supplier, but there are pros and cons to each side.
- The one bonus about using a large company as your supplier is that they often have more resources and backup systems to ensure
that their supplies get out the door and to you on time. So when deciding
between a large company and a small company, you have to determine whether you
prefer vast resources or a more personal connection and prioritization. You can
always check with small companies to see if they would be willing to acquire
resources they don't already have if you agree to give them your business. They
might be willing to go out of their way to build their resources if it means they
will also acquire a large client.
- When determining shipping rates, take location into account, as further
distances will mean more time and higher shipping costs. If you are talking
with a supplier, trying to figure out if they're a right fit for your business,
ask how long it will take for the merchandise to get to you, and how much
shipping will be in addition the cost of the actual supplies. Ask suppliers
what deals they might do to get free shipping; for example, if you purchase a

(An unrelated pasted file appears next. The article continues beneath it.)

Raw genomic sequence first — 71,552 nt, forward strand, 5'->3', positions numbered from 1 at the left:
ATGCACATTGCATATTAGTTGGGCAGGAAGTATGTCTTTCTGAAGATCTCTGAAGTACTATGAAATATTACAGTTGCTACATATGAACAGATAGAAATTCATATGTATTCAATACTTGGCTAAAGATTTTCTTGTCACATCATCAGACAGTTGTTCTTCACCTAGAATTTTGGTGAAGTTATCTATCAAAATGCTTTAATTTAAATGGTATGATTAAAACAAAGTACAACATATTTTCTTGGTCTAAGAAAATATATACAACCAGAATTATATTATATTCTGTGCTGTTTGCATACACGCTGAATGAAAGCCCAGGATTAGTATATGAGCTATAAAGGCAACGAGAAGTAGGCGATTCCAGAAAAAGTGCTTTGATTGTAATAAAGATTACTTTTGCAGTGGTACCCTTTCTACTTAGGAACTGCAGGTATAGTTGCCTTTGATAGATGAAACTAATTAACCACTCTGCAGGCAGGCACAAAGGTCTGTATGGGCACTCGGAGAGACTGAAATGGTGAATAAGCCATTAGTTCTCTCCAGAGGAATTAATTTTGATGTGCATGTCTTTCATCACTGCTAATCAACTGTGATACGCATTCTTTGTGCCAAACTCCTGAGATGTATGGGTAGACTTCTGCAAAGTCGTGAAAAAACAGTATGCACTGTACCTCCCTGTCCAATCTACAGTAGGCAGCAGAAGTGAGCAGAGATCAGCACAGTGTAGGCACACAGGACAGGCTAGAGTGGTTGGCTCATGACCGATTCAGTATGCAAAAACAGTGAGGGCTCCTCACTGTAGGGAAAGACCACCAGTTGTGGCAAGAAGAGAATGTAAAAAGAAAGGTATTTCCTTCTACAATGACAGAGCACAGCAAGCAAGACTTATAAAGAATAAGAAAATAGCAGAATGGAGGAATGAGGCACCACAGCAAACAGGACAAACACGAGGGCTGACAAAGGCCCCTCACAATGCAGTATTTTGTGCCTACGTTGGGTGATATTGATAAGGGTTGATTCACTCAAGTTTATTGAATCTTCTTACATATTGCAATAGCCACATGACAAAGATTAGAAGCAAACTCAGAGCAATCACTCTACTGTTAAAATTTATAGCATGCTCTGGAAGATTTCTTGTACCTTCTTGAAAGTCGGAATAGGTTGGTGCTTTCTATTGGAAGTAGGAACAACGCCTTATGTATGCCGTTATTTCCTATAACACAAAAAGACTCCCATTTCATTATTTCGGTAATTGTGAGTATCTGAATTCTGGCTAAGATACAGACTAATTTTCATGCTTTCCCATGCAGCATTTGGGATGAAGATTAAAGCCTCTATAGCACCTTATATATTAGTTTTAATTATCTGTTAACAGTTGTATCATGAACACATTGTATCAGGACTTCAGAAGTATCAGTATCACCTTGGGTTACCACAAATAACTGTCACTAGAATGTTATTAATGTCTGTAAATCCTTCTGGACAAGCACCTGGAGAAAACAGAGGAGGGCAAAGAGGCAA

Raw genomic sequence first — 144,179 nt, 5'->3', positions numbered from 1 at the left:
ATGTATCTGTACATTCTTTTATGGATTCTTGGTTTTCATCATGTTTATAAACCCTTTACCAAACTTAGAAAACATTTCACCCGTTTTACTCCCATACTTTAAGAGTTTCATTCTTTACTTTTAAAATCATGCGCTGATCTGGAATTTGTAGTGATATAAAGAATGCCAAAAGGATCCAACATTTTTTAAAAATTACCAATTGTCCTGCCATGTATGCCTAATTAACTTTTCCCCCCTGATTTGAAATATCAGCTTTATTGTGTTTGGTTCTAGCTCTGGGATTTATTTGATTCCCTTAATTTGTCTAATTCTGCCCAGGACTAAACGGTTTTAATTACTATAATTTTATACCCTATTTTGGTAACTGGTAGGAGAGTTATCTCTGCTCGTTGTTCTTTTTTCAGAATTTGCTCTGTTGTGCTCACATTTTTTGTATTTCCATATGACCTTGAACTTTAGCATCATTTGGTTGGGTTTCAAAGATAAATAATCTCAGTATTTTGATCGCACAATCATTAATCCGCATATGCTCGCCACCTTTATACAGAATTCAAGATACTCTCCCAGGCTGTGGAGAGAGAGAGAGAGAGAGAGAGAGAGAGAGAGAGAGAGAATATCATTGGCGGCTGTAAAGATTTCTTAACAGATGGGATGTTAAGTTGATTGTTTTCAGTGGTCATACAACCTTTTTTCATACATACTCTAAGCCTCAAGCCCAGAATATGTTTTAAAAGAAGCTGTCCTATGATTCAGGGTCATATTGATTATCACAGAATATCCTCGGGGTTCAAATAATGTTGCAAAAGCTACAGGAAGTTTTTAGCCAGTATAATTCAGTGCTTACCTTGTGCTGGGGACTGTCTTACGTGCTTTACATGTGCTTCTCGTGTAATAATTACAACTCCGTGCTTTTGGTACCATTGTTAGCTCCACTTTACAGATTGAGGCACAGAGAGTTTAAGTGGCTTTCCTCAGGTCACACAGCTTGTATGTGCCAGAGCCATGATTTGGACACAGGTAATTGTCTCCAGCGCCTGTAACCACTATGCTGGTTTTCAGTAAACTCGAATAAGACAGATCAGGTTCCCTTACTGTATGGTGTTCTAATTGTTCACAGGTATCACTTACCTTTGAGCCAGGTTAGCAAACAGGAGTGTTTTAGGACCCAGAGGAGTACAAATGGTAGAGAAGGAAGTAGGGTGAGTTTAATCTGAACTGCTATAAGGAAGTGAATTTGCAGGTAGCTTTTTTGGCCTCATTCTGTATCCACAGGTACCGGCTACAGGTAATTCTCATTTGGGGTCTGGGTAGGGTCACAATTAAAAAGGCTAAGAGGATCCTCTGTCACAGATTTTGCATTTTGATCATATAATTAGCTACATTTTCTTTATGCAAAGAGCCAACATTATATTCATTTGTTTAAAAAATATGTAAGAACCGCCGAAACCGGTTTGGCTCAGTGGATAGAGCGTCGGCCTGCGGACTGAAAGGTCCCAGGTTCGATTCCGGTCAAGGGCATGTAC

certain quantity of the supplies you need anyway. This can help you cut a few
corners financially, since every dollar matters and will add up as your
- Along with all of these other traits, you should
also take customer relations into
account. You're going to be dealing with this same supplier for a long time as
you grow your business, so make sure that they appreciate you as a customer and
treat you respectfully. Be sure that their employees are competent and you
would trust them not to mess up an order or give you wrong information. For
example, if an incompetent worker told you that there was a discount when you
buy a certain quantity, but they were incorrect in that information, then you
might end up spending far too much on supplies and hurting yourself
- Lastly, do they have what you really want? Can
this supplier offer the latest and greatest in the industry, so that you can
stay on top of the game? If the quality of your service depends on having the
right equipment, then don't settle for less, but also don't give up on a great
supplier just because they don't have the right supplies if the quality of your
service depends on having the right equipment, then don't settle for less, but
also don't give up on a great supplier just because they don't have the right
supplies yet. Speak with them and see
if they will work it out so they can offer the products you need, since you
will be a long-term customer and can guarantee your business. If you find a
supplier you that have great rates and all the other traits you're on the